In Luke 21:12-19, Jesus speaks of the coming persecution. Between Jesus' Ascension in the late spring of 30 AD and the Jewish Revolt that began in 66 AD and reached its climax in the destruction of Jerusalem in 70 AD, the people of Judah and Jerusalem experienced all the persecutions prophesied by Jesus. For example, St. Peter and John were arrested, imprisoned, and tried by the Sanhedrin. St. Stephen, St. James Zebedee and St. James Bishop of Jerusalem were martyred, and St. Paul and other disciples were beaten and imprisoned. St. Paul was arrested by the Romans, imprisoned, and spoke the Gospel before two Roman governors (Felix and Festus), a Jewish King (Herod Antipas II) and two Jewish princesses (Drusilla and Bernice), before being taken as a prisoner to Rome. All spoke eloquently before their enemies, and everything that the early Christians suffered that was recorded in Acts was prophesied by Jesus in Luke 21:12 (see examples in Acts 3:11-22; 5:19; 6:8-15; 7:58-60; 8:3; 9:2; 12:1-5; 16:23; 18:12-17; 21:30-33; 22:30; 23:12, 24, 26, 31-35; 24:10-27; 25:1-26:32; 27:1; 28:17-19, 30-31). For the persecution of Christians "because of my name" (Lk 21:12) see the fulfillment in Acts 4:7, 10, 7-18; 5:28, 40; "lead to your giving testimony" (Lk 21:13) is fulfilled in Acts 3:15; 4:33; 5:32; 20:26; 26:22.
will be hated by all because of my name, 18
but not a hair on your head will be destroyed. 19 By your perseverance you will secure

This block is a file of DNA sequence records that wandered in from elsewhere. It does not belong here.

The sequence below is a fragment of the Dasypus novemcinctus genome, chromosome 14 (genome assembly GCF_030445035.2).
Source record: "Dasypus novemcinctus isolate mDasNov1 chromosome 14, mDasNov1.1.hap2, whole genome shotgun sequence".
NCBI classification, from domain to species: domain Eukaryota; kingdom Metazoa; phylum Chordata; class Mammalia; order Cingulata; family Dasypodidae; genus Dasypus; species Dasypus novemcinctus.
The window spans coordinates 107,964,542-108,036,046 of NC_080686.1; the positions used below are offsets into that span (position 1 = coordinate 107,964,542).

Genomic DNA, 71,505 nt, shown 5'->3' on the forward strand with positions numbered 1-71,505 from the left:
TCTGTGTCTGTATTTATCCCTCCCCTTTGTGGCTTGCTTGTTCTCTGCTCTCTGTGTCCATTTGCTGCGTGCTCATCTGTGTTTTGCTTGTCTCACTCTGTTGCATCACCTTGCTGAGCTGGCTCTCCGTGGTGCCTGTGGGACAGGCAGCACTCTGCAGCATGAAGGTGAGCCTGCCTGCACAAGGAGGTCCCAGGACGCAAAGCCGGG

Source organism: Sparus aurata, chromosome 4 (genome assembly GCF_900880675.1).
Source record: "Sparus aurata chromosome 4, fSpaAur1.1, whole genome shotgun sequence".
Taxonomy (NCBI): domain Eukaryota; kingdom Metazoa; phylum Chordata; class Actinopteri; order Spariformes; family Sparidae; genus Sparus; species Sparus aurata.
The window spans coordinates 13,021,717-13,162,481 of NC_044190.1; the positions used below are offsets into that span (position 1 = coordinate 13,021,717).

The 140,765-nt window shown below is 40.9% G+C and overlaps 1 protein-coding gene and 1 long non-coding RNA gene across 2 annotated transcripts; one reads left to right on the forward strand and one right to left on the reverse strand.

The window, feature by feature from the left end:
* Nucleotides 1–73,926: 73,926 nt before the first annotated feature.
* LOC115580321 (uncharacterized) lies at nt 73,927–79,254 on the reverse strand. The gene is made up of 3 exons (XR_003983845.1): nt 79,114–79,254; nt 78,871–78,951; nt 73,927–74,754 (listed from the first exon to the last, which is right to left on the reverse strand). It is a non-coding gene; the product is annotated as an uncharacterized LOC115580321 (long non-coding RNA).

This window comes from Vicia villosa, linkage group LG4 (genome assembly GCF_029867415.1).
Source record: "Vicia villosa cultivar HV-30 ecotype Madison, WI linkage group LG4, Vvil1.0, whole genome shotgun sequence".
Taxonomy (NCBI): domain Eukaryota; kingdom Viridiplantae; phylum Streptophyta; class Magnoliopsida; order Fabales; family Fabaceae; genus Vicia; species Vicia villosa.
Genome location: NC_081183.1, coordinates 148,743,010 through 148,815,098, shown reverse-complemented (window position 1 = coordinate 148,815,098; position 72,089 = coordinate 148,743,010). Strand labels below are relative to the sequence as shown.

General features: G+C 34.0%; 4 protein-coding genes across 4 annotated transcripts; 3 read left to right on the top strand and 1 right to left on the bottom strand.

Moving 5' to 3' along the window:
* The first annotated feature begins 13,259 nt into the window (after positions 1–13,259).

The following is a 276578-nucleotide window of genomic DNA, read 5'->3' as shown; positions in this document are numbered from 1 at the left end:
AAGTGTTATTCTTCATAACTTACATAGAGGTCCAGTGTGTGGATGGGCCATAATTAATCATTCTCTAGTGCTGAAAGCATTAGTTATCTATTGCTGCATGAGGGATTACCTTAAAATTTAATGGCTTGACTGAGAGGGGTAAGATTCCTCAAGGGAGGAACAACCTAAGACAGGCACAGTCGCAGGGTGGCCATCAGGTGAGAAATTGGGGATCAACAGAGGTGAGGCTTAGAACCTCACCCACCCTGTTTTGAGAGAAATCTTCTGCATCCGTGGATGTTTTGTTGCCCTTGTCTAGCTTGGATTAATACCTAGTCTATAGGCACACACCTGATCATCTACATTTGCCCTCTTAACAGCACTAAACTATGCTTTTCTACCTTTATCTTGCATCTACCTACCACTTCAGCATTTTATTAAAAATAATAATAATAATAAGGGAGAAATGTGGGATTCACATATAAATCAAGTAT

It is unclear if this prophecy is fulfilled figuratively in that their eternal lives are not endangered, or if the prophecy is fulfilled for the Christians of Judea literally as well as figuratively. Jewish persecution of Christians began immediately after Jesus' Ascension, but Roman persecution didn't begin until 64 AD. Prior to the Emperor Nero's organized persecution of Christians, the Romans had been fairly ambivalent to Christians. St. Paul was even saved several times from Jewish crowds by the Romans (i.e., Acts 18:12-15; 21:30-36). In his 4th century Church History, Bishop Eusebius records that the Christians recognized the signs Jesus gave them. Warned by a revelation, the faithful left Jerusalem just before the Jewish Revolt and traveled across the Jordan River into Perea, saving all the members of the Christian faith community (Church History, III.5.3). Indeed, there are not any records of Christians perishing during Rome's suppression of the revolt.
Jesus' prophecies in this passage were fulfilled historically, but are you prepared to experience what early Christians endured and what Christians facing persecution down through the centuries have faced for the sake of their faith in Christ Jesus? A tenth of those victims of Nazi persecution who died in the consecration camp at Auschwitz in Poland were Catholic priests and nuns. Would you have the conviction of faith to give up your life for another person like Fr. Maximilian Kolbe knowing that another life was waiting for you with Christ in eternity?
Michal E. Hunt Copyright © 2013